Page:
Grams served just one term from the 6th CD and then won the state's open Senate seat in 1994.

Like Schall, Lundeen, and McCarthy before him, Grams was a sitting U.S. Representative when he won his Senate seat. (Rice, Windom, Washburn, Nelson, and Towne all had a gap in service between the two chambers).

Grams made a failed bid at returning to the House in 2006 with a long-shot campaign against DFL incumbent Jim Oberstar in the 8th CD.

Three other U.S. Senators from Minnesota never served in the House but were previously defeated in general election congressional races:

· Republican Senator Morton Wilkinson (1859-1865) came in sixth out of six candidates in the state's first U.S. House elections in 1857 for two at-large seats.

· Appointed Republican Senator Alonzo Edgerton (1881) ran as a Breckinridge Democrat two decades prior in the state's 1860 at-large U.S. House race and received 1.1 percent of the vote for fifth place.

· Appointed Independence Party Senator Dean Barkley (2002) received 16.1 percent of the vote as an independent in the 6th CD race in 1992 (losing to the aforementioned Grams).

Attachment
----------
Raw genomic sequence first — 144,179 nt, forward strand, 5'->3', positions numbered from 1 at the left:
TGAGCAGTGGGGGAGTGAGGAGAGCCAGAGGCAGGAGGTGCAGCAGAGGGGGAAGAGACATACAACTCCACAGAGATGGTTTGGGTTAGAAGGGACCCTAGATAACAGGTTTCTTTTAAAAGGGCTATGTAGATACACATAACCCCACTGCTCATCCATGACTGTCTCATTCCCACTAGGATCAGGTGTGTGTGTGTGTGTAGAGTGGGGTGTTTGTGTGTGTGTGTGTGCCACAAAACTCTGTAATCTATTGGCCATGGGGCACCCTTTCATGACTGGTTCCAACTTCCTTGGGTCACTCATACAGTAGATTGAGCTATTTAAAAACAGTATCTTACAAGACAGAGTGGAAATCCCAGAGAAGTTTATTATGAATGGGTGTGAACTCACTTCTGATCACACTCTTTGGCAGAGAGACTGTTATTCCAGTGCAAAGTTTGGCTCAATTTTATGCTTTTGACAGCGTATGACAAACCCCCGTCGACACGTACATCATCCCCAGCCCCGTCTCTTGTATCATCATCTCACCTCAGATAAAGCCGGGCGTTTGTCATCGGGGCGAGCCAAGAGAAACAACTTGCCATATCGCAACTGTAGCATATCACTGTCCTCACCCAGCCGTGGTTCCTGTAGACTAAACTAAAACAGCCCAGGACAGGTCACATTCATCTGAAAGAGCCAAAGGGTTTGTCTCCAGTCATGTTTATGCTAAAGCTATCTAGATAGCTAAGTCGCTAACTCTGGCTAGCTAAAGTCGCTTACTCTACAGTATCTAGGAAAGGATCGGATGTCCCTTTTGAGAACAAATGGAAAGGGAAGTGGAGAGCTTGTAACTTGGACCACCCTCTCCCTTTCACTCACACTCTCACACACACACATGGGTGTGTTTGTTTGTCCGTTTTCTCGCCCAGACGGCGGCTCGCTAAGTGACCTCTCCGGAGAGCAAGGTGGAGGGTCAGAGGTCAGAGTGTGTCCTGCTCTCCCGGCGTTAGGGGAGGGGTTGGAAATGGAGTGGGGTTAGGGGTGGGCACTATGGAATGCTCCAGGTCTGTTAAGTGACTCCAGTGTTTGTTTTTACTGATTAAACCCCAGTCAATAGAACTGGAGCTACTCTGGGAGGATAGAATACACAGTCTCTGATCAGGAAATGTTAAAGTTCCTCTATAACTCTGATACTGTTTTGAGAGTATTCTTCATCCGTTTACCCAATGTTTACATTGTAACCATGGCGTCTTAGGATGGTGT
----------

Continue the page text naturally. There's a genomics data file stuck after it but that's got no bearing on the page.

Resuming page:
After serving in the Senate from 1859 to 1865, Wilkinson would later win a House seat from the 1st CD in the Election of 1868 only to lose his reelection bid in 1870. Wilkinson ran again as a Democrat in the 2nd CD race of 1888 and lost by 20 points.

The only other Senator from Minnesota to first serve in the Senate and then later serve in the House was Farmer-Laborite Magnus Johnson.

Johnson won a 1923 special election to fill the vacancy caused by the death of Republican Senator Knute Nelson.

Johnson lost his reelection bid, but would return to the Capitol as the top vote getter for one of the state's nine at-large U.S. House seats in the Election of 1932.

Johnson lost his 6th CD race two years later.

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Remains of the Data

Who Has Won the Most Votes in US Senate Electoral History?